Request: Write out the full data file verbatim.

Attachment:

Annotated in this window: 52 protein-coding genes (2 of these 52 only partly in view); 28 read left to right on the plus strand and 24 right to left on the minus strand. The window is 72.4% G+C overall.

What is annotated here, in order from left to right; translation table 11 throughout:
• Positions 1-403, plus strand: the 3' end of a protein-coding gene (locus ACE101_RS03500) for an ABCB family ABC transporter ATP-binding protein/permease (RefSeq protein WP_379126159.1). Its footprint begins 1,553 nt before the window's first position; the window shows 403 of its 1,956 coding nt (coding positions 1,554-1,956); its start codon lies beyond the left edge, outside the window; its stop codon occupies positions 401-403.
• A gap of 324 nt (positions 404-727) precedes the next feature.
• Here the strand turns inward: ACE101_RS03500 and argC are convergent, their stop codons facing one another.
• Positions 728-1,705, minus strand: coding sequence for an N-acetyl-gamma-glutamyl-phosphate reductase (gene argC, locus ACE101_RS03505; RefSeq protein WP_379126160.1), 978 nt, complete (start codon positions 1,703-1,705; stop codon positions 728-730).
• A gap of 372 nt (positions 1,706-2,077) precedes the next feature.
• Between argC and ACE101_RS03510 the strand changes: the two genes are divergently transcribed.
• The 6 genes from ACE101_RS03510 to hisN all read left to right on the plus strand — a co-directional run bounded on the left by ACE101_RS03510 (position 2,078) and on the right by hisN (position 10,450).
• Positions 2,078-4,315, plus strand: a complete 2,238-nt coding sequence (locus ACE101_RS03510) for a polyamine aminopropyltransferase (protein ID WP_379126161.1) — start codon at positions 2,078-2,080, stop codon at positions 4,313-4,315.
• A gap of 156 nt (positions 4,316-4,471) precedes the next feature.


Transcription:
Annotated in this window: 52 protein-coding genes (2 of these 52 only partly in view); 28 read left to right on the plus strand and 24 right to left on the minus strand. The window is 72.4% G+C overall.

What is annotated here, in order from left to right; translation table 11 throughout:
• Positions 1-403, plus strand: the 3' end of a protein-coding gene (locus ACE101_RS03500) for an ABCB family ABC transporter ATP-binding protein/permease (RefSeq protein WP_379126159.1). Its footprint begins 1,553 nt before the window's first position; the window shows 403 of its 1,956 coding nt (coding positions 1,554-1,956); its start codon lies beyond the left edge, outside the window; its stop codon occupies positions 401-403.
• A gap of 324 nt (positions 404-727) precedes the next feature.
• Here the strand turns inward: ACE101_RS03500 and argC are convergent, their stop codons facing one another.
• Positions 728-1,705, minus strand: coding sequence for an N-acetyl-gamma-glutamyl-phosphate reductase (gene argC, locus ACE101_RS03505; RefSeq protein WP_379126160.1), 978 nt, complete (start codon positions 1,703-1,705; stop codon positions 728-730).
• A gap of 372 nt (positions 1,706-2,077) precedes the next feature.
• Between argC and ACE101_RS03510 the strand changes: the two genes are divergently transcribed.
• The 6 genes from ACE101_RS03510 to hisN all read left to right on the plus strand — a co-directional run bounded on the left by ACE101_RS03510 (position 2,078) and on the right by hisN (position 10,450).
• Positions 2,078-4,315, plus strand: a complete 2,238-nt coding sequence (locus ACE101_RS03510) for a polyamine aminopropyltransferase (protein ID WP_379126161.1) — start codon at positions 2,078-2,080, stop codon at positions 4,313-4,315.
• A gap of 156 nt (positions 4,316-4,471) precedes the next feature.